Dein Kopf überschätzt deine Hand.


From The Times, June 15, 2010

Blundering goalkeepers ‘think

their hands are wider’

As the ball skimmed his glove and rolled into the back of the net, it was a moment of head-in-hands calamity for the England goalkeeper Robert Green. For scientists, the USA’s equaliser on Saturday evening may simply have confirmed the discovery that our mental representation of our hands is about two thirds wider than they really are.

A study by neuroscientists at University College London suggests that people have a distorted “mental map” of their hands, which stretches them in one direction and squashes them in the other.

In the study, published today in the journal Proceedings of the National Academy of Sciences, 18 volunteers consistently estimated that their hands were about two thirds wider and about one third shorter than actual measurements.

Dr Matthew Longo, lead author from the UCL Institute of Cognitive Neuroscience, said: “The phrase, ‘I know the town like the back of my hand’ suggests that we have nearperfect knowledge of the size and position of our own body parts, but these results show that this is far from being the case.” Participants in the study were asked to put their left hands palm down under a board and judge the location of the covered hand’s knuckles and fingertips by pointing to where they perceived each to be.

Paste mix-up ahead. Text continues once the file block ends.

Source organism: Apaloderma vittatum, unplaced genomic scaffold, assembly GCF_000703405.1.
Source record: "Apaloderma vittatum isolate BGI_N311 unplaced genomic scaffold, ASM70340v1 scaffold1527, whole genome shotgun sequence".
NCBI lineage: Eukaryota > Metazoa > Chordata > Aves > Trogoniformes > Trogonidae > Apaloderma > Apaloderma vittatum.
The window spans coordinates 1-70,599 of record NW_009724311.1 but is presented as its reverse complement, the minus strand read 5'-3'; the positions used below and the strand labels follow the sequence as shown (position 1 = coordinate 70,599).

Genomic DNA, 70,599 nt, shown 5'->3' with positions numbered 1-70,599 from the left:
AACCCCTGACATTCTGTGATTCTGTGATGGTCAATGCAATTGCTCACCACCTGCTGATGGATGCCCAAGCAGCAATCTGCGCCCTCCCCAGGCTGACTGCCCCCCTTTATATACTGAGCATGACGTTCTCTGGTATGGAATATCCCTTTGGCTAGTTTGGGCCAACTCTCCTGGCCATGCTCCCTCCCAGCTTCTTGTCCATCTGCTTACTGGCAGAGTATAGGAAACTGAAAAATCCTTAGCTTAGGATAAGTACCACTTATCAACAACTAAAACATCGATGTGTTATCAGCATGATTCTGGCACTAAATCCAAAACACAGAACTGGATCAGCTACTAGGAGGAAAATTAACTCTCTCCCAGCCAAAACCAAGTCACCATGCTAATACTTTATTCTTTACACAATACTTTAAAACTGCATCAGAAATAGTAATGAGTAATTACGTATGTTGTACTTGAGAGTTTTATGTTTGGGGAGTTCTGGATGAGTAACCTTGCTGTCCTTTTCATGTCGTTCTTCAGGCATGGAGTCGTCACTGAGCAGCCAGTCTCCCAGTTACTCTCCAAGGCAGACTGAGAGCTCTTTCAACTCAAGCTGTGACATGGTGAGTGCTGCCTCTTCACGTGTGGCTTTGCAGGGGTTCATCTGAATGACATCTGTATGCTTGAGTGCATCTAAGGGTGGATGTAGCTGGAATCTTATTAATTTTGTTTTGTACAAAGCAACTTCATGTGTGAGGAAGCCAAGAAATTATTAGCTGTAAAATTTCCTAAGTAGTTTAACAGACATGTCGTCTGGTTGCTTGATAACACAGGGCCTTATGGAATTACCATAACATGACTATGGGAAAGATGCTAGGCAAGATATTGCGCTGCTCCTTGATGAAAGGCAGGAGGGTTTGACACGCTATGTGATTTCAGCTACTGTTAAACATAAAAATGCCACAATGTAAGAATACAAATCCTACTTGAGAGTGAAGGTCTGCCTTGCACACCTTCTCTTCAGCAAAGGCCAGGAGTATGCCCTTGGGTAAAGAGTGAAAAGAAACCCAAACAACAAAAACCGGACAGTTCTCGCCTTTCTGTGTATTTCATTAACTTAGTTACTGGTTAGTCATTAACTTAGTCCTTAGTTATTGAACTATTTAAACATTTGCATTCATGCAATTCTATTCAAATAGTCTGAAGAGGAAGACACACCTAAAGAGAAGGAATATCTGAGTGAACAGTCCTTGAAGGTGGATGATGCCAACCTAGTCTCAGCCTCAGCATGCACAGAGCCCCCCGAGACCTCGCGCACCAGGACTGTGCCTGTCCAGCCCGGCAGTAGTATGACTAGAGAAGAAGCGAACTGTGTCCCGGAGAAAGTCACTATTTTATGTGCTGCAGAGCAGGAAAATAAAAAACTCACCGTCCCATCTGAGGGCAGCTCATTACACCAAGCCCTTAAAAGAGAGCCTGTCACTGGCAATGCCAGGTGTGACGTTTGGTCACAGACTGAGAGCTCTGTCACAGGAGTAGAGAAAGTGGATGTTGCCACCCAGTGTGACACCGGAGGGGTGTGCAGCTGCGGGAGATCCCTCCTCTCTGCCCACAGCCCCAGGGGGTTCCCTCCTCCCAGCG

As well as getting the dimensions of the hand wrong, the volunteers’ finger-length estimate grew less accurate the further the digit was from the thumb.

While they perceived thumb size roughly correctly, they underestimated the length of the rest of their fingers and perceived their little finger as about three quarters of the length that it really was.

The underestimations appear to be linked to the relative sensory sensitivity in each of our fingers.

Scientists are still trying to establish how the effect arose and whether it is useful, or simply a trade-off from having more acute sense of touch in parts of the hand.

Dr Longo said that it was unlikely to be an evolutionary hangover, from when our hands were a different shape, as the hands and fingers of human ancestors were generally longer and narrower than those today, not shorter and wider.

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~ von Panther Ray - Juni 15, 2010.

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